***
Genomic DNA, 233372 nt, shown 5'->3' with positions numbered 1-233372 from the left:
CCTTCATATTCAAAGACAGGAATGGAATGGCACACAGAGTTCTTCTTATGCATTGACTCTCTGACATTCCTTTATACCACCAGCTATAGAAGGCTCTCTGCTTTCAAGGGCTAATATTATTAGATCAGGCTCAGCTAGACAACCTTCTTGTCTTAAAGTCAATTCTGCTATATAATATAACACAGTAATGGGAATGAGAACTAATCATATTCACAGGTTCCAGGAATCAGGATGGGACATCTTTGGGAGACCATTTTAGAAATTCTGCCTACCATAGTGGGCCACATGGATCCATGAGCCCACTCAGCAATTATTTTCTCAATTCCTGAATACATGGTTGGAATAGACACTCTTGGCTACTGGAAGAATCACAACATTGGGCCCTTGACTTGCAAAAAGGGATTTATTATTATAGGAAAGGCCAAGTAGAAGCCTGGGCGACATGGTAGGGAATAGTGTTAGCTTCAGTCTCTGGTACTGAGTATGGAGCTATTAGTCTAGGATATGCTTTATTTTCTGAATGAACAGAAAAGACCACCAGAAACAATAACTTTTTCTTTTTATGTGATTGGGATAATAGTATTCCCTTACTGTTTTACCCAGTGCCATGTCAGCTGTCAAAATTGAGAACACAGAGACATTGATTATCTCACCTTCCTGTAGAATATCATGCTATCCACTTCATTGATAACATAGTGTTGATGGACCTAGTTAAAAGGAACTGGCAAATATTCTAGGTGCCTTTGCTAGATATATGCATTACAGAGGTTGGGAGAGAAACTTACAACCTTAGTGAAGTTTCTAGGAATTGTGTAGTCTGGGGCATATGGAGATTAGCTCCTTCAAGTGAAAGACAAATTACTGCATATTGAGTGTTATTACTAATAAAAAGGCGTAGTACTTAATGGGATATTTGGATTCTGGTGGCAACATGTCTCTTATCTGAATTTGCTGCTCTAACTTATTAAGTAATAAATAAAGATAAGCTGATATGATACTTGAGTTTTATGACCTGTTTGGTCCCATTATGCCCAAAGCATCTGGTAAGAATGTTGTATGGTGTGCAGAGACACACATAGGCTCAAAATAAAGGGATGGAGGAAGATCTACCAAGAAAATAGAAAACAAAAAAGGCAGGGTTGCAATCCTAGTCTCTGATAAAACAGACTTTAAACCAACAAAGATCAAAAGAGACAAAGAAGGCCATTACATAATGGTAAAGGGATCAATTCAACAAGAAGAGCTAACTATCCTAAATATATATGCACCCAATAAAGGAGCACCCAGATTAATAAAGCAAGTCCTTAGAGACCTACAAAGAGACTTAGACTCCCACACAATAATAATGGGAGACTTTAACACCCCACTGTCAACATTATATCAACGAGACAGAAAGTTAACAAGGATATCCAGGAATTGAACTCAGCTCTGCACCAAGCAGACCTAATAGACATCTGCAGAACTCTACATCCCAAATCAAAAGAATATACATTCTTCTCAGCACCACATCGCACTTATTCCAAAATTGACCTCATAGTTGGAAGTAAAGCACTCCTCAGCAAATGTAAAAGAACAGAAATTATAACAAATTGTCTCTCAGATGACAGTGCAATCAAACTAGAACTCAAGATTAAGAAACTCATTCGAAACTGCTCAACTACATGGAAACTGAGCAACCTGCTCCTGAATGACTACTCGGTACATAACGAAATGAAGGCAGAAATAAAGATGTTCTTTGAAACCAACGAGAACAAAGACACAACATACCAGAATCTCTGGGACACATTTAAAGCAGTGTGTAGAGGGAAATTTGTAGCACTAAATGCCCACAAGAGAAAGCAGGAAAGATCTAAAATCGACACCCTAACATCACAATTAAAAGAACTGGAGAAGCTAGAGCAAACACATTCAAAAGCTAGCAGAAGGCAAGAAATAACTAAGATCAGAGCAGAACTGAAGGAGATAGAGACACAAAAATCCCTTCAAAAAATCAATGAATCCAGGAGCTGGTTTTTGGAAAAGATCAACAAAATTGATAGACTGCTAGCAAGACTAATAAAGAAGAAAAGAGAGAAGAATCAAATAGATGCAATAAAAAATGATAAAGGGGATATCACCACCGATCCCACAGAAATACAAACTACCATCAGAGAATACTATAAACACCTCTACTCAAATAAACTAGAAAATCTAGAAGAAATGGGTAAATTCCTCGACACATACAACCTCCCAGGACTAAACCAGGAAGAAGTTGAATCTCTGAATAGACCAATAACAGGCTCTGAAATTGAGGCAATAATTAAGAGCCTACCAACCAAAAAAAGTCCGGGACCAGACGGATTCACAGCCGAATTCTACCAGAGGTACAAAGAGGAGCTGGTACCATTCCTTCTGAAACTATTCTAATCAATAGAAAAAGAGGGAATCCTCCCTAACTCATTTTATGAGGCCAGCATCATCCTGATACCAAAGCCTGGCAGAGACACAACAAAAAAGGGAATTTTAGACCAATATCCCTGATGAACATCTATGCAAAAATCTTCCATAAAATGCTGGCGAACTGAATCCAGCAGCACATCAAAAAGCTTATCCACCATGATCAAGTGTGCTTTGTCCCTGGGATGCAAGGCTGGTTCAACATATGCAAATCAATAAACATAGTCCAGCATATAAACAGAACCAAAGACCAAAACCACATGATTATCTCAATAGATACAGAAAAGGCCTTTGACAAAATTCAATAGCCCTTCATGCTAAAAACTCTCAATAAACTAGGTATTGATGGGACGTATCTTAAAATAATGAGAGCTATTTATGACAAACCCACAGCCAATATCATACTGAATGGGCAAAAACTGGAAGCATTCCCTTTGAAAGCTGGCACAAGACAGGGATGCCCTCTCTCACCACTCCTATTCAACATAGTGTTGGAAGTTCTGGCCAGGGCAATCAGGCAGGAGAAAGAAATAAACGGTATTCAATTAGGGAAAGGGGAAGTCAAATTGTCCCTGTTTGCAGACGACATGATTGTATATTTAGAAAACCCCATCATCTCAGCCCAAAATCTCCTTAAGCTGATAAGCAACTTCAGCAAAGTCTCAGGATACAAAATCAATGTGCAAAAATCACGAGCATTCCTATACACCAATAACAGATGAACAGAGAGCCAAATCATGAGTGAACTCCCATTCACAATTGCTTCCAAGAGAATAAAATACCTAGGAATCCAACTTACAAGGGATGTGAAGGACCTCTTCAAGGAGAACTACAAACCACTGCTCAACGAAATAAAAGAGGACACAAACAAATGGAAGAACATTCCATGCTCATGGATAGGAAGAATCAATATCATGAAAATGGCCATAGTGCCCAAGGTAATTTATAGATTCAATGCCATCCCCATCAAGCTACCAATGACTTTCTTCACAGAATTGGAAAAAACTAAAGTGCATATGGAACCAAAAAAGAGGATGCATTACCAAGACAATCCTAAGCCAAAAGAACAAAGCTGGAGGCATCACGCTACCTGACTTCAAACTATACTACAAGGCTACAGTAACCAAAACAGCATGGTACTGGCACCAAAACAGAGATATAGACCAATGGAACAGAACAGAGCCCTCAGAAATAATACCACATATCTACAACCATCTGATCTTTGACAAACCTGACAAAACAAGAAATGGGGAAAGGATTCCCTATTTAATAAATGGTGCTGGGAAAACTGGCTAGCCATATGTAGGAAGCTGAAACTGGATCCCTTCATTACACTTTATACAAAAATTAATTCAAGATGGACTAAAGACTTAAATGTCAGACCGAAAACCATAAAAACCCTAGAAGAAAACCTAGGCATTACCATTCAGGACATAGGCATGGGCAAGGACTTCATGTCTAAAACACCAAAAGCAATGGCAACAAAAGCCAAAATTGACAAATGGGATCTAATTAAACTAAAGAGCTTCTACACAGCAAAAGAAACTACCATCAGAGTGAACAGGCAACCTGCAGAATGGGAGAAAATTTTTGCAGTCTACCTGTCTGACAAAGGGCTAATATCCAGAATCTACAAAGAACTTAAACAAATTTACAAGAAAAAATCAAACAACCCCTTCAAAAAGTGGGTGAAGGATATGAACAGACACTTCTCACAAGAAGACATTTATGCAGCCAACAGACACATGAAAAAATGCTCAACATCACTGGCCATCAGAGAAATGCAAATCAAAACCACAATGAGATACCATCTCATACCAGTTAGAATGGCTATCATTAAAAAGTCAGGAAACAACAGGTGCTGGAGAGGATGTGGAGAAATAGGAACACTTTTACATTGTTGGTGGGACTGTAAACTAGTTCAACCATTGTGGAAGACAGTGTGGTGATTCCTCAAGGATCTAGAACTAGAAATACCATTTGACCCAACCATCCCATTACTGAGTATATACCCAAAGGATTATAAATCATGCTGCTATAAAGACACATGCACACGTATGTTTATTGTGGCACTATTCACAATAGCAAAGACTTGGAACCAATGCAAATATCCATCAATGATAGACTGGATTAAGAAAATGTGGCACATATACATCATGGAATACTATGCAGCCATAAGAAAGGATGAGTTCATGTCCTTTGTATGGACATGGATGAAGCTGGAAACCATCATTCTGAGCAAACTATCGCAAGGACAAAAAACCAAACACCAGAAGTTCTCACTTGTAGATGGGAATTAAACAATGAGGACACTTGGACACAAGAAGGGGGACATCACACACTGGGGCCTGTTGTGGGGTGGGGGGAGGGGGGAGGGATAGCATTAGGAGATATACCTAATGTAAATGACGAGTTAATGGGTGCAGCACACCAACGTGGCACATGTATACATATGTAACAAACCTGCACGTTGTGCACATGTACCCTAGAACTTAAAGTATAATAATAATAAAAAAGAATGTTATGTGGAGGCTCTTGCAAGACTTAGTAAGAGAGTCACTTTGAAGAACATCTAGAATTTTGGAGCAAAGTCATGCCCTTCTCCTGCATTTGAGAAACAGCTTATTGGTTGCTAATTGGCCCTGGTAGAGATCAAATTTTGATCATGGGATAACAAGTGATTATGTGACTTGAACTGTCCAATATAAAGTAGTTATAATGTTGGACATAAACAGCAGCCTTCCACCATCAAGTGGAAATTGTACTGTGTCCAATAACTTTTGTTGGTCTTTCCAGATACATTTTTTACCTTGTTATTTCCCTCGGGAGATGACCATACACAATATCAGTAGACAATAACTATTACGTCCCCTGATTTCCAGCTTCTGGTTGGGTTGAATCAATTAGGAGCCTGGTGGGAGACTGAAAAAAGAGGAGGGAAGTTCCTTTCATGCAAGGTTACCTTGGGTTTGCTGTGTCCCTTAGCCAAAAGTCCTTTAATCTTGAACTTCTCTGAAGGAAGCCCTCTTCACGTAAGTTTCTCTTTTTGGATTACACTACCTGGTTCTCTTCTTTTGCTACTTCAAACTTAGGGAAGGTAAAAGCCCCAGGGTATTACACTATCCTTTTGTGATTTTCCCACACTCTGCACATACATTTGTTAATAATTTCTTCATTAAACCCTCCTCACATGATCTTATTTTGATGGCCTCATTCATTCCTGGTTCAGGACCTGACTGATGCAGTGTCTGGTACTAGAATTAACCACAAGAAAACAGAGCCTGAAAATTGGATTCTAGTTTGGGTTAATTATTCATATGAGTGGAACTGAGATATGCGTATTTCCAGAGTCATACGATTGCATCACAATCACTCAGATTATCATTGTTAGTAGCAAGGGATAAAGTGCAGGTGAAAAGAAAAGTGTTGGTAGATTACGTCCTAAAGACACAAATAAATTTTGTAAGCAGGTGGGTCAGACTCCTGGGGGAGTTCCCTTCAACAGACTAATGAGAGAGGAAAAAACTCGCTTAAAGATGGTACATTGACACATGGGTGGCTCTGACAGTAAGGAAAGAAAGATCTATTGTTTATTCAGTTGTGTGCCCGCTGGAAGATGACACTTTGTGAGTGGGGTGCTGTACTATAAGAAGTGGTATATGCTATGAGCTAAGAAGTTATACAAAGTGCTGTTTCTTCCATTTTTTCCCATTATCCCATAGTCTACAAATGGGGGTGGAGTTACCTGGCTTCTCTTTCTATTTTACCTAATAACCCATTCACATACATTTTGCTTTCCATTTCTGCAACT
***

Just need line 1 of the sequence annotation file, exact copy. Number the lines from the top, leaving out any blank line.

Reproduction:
Genomic DNA, 233372 nt, shown 5'->3' with positions numbered 1-233372 from the left: